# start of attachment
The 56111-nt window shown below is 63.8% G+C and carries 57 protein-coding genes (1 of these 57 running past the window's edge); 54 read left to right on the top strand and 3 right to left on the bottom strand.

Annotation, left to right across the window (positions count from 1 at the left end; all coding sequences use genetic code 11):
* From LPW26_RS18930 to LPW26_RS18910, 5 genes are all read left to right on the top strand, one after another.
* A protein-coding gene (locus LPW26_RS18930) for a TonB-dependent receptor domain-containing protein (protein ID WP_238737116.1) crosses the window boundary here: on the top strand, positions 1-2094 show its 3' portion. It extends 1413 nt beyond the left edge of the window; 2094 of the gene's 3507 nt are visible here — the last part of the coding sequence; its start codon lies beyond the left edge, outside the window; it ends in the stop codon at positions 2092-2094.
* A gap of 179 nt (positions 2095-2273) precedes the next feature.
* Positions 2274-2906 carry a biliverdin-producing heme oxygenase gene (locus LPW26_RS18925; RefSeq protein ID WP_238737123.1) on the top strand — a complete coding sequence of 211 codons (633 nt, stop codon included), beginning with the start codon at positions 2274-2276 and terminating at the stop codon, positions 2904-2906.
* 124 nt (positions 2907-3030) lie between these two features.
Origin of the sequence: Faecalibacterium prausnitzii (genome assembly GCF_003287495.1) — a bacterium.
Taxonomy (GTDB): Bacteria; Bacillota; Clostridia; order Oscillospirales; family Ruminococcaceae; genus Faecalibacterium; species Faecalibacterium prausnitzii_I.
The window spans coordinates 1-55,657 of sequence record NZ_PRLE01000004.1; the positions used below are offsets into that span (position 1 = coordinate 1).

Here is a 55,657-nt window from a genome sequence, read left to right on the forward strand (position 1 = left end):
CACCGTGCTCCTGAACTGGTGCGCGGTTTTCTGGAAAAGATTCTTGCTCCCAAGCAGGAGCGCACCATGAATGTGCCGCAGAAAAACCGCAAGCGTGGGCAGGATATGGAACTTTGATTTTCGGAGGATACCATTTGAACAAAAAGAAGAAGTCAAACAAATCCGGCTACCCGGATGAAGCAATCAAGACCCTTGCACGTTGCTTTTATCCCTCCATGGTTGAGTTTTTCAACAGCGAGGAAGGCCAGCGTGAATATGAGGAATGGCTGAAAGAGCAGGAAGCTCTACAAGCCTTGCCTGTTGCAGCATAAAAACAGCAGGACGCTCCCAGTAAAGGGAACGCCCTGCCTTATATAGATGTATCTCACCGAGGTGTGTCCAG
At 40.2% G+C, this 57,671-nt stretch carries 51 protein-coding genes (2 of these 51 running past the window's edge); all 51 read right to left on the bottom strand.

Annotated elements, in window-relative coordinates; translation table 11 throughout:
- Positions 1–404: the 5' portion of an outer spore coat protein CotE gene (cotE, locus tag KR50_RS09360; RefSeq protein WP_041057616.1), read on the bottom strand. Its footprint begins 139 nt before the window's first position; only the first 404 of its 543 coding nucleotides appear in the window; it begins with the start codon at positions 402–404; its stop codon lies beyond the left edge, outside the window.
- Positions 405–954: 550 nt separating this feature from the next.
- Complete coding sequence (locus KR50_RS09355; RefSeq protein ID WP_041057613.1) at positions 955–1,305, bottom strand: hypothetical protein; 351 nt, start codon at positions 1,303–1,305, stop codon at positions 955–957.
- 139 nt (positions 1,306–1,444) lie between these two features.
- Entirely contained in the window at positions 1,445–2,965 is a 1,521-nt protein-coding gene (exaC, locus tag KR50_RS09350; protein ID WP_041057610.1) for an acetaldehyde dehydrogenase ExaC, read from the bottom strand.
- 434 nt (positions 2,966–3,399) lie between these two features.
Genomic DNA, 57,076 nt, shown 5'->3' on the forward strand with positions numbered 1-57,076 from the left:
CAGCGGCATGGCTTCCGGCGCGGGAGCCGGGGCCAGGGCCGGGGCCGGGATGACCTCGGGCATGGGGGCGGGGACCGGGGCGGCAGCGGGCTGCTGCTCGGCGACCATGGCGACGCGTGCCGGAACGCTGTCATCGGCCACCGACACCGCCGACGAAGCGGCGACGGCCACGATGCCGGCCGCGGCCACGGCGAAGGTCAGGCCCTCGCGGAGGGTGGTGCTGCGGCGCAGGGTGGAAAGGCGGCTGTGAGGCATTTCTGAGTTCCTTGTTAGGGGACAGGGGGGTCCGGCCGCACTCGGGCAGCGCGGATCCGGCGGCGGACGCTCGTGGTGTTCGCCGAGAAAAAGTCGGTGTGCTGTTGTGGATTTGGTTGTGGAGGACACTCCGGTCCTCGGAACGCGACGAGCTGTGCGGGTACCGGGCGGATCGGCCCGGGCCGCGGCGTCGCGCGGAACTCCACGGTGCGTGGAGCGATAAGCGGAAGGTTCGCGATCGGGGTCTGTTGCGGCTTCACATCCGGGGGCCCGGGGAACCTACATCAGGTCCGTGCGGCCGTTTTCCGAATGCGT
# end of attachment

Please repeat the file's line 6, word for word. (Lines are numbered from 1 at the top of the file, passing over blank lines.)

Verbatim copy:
* Positions 2274-2906 carry a biliverdin-producing heme oxygenase gene (locus LPW26_RS18925; RefSeq protein ID WP_238737123.1) on the top strand — a complete coding sequence of 211 codons (633 nt, stop codon included), beginning with the start codon at positions 2274-2276 and terminating at the stop codon, positions 2904-2906.